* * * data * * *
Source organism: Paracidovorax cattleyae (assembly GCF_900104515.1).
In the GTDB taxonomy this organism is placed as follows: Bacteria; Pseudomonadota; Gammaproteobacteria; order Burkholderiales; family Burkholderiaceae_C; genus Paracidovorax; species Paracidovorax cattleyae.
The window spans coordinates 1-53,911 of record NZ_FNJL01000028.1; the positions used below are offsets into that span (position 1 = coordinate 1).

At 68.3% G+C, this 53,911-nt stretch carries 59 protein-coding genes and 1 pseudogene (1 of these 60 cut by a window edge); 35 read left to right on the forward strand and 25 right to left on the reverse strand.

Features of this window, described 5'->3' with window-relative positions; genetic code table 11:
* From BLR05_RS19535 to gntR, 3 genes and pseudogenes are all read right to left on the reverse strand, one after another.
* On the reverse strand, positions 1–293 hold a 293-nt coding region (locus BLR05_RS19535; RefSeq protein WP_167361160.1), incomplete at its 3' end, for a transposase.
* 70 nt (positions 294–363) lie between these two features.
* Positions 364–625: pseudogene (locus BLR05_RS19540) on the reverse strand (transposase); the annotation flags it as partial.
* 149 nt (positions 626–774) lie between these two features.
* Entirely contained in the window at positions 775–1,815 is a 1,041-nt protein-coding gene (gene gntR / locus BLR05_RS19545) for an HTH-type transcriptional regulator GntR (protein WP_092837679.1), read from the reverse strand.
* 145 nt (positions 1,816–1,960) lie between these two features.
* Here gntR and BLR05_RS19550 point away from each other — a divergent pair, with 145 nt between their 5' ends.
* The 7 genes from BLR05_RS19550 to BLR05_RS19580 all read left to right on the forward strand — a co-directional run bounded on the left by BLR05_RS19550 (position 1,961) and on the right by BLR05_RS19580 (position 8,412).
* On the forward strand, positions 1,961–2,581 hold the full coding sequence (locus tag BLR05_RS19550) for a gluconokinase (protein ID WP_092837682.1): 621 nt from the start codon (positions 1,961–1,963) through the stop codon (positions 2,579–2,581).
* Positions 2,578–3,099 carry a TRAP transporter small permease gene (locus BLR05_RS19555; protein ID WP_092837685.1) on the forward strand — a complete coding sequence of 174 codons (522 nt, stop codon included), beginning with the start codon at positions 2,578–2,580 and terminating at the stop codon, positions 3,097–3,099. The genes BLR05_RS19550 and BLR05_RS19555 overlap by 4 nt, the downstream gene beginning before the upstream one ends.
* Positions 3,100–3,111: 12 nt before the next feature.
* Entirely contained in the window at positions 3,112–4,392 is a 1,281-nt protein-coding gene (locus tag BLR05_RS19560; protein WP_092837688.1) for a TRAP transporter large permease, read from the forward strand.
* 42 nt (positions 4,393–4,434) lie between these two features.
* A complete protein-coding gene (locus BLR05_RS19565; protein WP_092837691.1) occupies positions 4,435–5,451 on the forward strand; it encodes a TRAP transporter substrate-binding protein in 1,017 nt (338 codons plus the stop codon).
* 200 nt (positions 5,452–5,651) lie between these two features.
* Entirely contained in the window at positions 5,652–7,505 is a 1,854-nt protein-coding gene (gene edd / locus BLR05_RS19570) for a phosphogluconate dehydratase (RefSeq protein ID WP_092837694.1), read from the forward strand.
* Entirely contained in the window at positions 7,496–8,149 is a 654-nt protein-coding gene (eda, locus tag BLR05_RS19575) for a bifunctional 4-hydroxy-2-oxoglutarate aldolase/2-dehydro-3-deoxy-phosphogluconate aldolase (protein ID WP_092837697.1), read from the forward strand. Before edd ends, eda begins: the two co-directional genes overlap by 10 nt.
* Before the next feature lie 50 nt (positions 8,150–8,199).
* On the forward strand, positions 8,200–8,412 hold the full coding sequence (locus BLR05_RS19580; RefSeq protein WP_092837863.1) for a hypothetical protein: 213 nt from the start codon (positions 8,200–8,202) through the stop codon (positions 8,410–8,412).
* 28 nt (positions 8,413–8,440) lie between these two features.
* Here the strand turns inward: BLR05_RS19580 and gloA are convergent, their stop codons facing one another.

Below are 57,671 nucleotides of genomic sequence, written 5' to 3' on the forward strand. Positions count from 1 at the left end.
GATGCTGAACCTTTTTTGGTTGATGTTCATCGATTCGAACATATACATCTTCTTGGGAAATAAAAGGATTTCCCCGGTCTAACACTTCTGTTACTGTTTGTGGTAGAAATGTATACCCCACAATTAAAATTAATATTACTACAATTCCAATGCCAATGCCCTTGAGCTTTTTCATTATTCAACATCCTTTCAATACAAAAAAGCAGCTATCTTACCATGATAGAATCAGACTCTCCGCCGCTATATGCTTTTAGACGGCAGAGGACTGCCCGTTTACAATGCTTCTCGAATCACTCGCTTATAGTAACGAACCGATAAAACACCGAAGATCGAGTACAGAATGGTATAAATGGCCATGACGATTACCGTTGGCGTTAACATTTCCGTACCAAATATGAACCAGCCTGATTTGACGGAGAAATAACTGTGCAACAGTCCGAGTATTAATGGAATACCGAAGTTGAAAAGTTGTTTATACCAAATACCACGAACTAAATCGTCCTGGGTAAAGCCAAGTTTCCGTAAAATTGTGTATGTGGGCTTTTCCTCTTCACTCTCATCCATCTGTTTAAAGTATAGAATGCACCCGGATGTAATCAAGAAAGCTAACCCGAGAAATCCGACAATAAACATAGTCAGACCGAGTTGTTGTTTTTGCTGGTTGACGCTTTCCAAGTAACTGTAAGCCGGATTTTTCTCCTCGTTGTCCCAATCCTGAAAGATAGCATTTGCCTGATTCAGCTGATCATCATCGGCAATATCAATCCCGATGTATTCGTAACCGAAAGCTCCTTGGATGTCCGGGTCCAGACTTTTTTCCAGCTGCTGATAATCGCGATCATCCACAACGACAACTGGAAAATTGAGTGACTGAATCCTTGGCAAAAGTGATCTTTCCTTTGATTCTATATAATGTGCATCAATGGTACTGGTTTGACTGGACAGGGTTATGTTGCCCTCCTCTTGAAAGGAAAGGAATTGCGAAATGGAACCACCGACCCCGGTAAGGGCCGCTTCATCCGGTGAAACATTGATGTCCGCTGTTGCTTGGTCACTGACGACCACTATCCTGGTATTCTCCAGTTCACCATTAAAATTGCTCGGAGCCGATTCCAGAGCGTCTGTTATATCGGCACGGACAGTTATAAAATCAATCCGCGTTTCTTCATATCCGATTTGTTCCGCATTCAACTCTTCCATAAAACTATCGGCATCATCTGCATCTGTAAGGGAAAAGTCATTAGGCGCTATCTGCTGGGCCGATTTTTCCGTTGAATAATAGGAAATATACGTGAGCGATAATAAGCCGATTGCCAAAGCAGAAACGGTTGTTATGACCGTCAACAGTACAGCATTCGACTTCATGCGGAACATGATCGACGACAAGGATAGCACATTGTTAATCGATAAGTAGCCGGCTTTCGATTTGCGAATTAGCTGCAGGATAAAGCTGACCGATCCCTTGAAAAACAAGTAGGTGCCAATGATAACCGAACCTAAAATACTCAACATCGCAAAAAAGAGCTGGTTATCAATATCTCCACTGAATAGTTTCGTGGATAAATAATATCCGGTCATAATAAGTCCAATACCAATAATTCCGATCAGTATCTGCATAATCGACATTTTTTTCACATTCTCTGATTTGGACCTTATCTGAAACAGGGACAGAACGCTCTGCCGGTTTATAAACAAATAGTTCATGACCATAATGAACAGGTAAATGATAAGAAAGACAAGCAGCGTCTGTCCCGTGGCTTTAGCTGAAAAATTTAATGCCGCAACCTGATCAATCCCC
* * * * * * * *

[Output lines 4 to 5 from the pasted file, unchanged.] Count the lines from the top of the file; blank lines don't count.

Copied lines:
At 68.3% G+C, this 53,911-nt stretch carries 59 protein-coding genes and 1 pseudogene (1 of these 60 cut by a window edge); 35 read left to right on the forward strand and 25 right to left on the reverse strand.

Features of this window, described 5'->3' with window-relative positions; genetic code table 11: